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Google Voice Starts Singing for BlackBerrys And Androids

Google's been busy this last week or so, starting with the excitement of Chrome OS and now with Google Voice for smartphones getting its roll-out. The BlackBerry and Android apps dropped this morning, but iPhoners will have to wait.

Google VoiceThe Voice app is designed to facilitate using Google's service instead of your regular cellphone number, making the most of the enhanced facilities Google offers like cheap international calls, call redirection and voicemail transcribing. If you're an Android phone owner and Google Voice user you'll be able to find the app on the Android Market right now, but RIM BlackBerry owners will have to go directly to Google to find it, since it's apparently not going over the wires on RIM's App World.

As you might expect from the open-source status of the Android OS, and the fact that Google itself developed it, the Android app is the more sophisticated of the two. It winds its way into your phone, subsuming contacts, dialer app and call logging so that you can completely ignore the original setup of your cell, should you so desire. The BlackBerry app is a little less straightforward, since you have to access it via the phone's contacts list or using its specific dialer function.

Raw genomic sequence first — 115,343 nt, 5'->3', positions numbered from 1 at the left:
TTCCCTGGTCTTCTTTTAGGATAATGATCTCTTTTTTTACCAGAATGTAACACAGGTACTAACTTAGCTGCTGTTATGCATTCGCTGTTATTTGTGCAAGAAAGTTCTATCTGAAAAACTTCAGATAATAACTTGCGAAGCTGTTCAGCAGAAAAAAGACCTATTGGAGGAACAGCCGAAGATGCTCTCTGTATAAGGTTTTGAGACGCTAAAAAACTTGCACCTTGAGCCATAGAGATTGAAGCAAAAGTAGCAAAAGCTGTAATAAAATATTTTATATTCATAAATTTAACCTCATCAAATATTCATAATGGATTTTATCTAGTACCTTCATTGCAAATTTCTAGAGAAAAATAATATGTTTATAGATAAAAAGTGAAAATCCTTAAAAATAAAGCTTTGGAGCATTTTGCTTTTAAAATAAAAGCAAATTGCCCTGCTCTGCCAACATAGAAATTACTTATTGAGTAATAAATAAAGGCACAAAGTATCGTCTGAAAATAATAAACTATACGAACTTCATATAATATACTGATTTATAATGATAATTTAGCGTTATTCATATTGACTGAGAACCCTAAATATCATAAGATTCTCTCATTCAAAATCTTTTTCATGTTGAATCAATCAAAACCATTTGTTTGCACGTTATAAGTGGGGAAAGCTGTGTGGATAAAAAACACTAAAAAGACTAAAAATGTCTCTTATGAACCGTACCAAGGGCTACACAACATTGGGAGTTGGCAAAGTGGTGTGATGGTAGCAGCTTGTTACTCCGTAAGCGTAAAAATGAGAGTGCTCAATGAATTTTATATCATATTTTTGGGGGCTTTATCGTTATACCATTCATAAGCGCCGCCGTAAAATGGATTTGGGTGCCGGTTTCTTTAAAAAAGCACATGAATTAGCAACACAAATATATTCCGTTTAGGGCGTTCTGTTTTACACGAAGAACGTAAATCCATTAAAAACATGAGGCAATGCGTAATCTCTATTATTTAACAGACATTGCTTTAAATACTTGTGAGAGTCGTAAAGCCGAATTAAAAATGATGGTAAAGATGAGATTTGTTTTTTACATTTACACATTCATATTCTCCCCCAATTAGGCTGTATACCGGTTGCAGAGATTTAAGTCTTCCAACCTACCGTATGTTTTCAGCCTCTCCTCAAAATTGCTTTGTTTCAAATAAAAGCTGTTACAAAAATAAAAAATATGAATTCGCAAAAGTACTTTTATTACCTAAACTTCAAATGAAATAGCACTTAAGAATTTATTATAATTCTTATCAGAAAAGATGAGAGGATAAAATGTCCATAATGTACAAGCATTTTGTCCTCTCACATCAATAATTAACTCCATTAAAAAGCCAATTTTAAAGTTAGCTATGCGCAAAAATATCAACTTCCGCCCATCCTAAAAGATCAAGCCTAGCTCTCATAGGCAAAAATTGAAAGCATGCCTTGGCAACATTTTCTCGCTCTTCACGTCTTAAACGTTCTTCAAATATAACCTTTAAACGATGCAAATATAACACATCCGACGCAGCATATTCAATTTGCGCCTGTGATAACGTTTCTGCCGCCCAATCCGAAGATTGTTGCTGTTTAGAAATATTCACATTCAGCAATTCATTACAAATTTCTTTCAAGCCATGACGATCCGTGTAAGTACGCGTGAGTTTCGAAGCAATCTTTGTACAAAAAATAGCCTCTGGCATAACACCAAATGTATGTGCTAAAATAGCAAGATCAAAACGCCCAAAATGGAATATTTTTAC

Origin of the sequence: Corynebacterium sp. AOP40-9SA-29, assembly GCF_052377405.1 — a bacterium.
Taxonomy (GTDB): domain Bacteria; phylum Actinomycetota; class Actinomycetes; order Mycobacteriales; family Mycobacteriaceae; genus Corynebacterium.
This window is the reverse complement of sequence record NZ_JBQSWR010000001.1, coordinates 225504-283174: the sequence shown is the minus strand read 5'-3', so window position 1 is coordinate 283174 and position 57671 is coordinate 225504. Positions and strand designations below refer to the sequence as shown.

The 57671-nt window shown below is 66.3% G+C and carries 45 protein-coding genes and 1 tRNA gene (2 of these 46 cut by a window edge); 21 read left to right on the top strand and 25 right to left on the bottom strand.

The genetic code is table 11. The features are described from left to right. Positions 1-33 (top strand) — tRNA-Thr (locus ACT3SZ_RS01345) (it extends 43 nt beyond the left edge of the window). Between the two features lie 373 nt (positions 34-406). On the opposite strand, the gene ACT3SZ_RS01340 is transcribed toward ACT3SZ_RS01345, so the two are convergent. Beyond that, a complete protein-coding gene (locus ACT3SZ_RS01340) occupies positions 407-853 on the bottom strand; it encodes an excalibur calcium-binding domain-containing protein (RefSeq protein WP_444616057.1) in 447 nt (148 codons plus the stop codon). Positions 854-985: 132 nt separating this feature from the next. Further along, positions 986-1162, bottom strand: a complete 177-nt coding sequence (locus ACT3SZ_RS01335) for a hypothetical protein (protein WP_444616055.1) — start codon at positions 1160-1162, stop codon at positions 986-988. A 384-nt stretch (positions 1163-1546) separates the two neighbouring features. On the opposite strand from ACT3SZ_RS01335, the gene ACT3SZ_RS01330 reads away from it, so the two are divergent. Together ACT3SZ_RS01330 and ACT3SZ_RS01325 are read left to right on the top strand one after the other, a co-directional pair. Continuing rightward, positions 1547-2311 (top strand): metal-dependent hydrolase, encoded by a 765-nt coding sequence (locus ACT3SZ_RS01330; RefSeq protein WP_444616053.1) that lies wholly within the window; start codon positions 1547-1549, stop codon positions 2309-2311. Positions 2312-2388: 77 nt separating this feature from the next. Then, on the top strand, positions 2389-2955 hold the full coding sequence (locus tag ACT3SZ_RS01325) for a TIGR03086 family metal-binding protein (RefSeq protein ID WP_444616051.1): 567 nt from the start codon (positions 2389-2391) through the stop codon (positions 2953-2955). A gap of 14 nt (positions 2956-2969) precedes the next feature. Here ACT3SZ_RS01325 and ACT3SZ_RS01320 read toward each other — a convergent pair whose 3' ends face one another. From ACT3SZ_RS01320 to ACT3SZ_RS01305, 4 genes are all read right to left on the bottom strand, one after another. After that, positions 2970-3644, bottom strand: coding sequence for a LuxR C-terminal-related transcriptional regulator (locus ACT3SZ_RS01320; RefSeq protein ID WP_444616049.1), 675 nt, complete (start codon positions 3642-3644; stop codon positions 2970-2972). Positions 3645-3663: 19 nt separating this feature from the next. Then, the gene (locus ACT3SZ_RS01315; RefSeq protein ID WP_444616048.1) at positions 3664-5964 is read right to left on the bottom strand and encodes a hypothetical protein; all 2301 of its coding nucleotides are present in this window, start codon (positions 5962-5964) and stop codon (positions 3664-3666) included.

Most interestingly, the iPhone app is apparently still under development. That's partly a surprise, given the success of the iPhone, and partly not—the G1, HTC Magic and their kin are arch-rival smartphones to the iPhone, after all.

Still, the repercussions of the native Google Voice app may end up being somewhat significant as it offers a radically different way to think about voice communications. Whether it'll ultimately challenge the services from the carriers themselves remains to be seen, since the app still makes use of their networks voice calling system directly—unlike Skype. But with the might of Google behind the idea, the apps now on the best-selling smartphones, and a number of revolutionary features bundled into Voice, it's certainly possible.

[GoogleCNET via Gizmodo]

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